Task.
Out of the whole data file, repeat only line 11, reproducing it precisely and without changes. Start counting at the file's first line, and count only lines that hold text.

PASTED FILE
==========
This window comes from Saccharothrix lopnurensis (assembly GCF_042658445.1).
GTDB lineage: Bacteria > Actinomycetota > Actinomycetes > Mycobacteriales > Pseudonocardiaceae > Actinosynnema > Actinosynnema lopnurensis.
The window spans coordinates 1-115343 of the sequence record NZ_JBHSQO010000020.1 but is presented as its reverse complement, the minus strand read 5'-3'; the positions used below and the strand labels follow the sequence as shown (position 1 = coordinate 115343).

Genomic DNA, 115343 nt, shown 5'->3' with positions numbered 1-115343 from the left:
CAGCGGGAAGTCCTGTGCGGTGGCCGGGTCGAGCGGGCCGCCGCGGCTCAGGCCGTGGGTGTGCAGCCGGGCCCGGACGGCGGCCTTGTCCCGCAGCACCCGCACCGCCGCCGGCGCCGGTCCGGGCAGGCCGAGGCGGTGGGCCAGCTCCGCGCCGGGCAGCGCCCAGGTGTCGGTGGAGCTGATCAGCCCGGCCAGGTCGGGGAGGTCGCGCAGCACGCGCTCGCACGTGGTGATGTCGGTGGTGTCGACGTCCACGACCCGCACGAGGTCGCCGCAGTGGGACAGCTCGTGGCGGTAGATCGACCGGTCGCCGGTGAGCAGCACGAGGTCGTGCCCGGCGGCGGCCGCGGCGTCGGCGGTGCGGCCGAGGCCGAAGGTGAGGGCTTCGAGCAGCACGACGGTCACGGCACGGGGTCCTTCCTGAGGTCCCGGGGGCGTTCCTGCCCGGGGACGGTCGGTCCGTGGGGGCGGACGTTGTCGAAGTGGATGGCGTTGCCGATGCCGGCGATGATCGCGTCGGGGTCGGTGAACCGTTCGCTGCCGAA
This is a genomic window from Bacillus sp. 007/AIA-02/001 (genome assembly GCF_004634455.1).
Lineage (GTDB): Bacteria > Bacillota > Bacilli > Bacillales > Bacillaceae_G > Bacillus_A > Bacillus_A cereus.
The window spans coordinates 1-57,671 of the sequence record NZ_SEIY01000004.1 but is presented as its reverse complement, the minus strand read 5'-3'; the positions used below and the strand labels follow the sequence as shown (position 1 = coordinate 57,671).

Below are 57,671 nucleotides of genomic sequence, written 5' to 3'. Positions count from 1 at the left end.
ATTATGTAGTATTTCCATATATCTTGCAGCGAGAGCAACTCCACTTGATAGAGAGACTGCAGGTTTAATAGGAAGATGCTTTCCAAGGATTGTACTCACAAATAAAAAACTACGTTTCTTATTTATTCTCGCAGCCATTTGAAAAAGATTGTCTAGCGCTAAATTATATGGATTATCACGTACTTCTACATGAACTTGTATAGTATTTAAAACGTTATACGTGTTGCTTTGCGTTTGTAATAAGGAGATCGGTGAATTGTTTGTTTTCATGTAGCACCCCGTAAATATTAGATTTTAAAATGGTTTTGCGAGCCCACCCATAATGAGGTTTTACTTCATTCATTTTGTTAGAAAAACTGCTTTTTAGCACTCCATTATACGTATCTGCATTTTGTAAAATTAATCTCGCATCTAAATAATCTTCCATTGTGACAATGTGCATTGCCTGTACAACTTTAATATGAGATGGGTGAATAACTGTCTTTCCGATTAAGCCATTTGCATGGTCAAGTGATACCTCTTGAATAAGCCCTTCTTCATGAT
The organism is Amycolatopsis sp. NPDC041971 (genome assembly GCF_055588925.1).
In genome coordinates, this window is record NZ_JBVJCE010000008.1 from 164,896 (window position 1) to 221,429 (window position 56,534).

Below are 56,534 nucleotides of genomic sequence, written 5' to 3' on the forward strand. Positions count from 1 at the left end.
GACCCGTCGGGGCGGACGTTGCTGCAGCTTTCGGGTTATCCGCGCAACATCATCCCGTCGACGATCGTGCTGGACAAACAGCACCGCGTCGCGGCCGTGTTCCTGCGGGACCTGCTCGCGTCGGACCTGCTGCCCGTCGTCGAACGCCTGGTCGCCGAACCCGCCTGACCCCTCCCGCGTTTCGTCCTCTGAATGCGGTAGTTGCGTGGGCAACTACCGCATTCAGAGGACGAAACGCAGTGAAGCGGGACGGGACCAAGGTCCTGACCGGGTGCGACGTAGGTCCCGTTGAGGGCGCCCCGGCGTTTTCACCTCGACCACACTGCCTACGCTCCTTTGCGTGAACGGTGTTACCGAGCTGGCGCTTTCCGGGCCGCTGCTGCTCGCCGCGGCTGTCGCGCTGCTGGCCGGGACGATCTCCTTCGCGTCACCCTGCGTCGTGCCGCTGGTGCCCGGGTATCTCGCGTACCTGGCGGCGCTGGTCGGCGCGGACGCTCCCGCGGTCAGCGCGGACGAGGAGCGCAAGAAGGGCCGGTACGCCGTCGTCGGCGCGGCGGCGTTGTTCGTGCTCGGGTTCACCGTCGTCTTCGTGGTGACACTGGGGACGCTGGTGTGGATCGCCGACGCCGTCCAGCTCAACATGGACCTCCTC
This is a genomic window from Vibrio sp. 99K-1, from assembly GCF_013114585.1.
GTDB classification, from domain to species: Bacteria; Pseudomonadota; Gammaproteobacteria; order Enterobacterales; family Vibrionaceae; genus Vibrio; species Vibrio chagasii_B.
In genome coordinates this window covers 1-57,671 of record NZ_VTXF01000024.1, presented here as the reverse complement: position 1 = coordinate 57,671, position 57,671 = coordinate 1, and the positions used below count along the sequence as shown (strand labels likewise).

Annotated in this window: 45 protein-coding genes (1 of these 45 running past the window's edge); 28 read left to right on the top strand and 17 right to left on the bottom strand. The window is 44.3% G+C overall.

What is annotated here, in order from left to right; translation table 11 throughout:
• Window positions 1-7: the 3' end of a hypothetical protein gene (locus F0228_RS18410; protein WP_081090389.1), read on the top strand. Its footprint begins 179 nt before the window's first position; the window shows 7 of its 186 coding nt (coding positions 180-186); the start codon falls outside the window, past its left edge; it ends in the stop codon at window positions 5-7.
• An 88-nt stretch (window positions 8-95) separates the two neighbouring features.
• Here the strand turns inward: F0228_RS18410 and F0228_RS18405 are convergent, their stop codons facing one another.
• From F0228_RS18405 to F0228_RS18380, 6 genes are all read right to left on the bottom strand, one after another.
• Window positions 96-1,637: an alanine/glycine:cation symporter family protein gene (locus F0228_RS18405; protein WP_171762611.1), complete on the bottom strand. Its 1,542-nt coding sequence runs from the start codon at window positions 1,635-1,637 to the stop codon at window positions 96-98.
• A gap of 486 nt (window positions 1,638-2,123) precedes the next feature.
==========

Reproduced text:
The organism is Amycolatopsis sp. NPDC041971 (genome assembly GCF_055588925.1).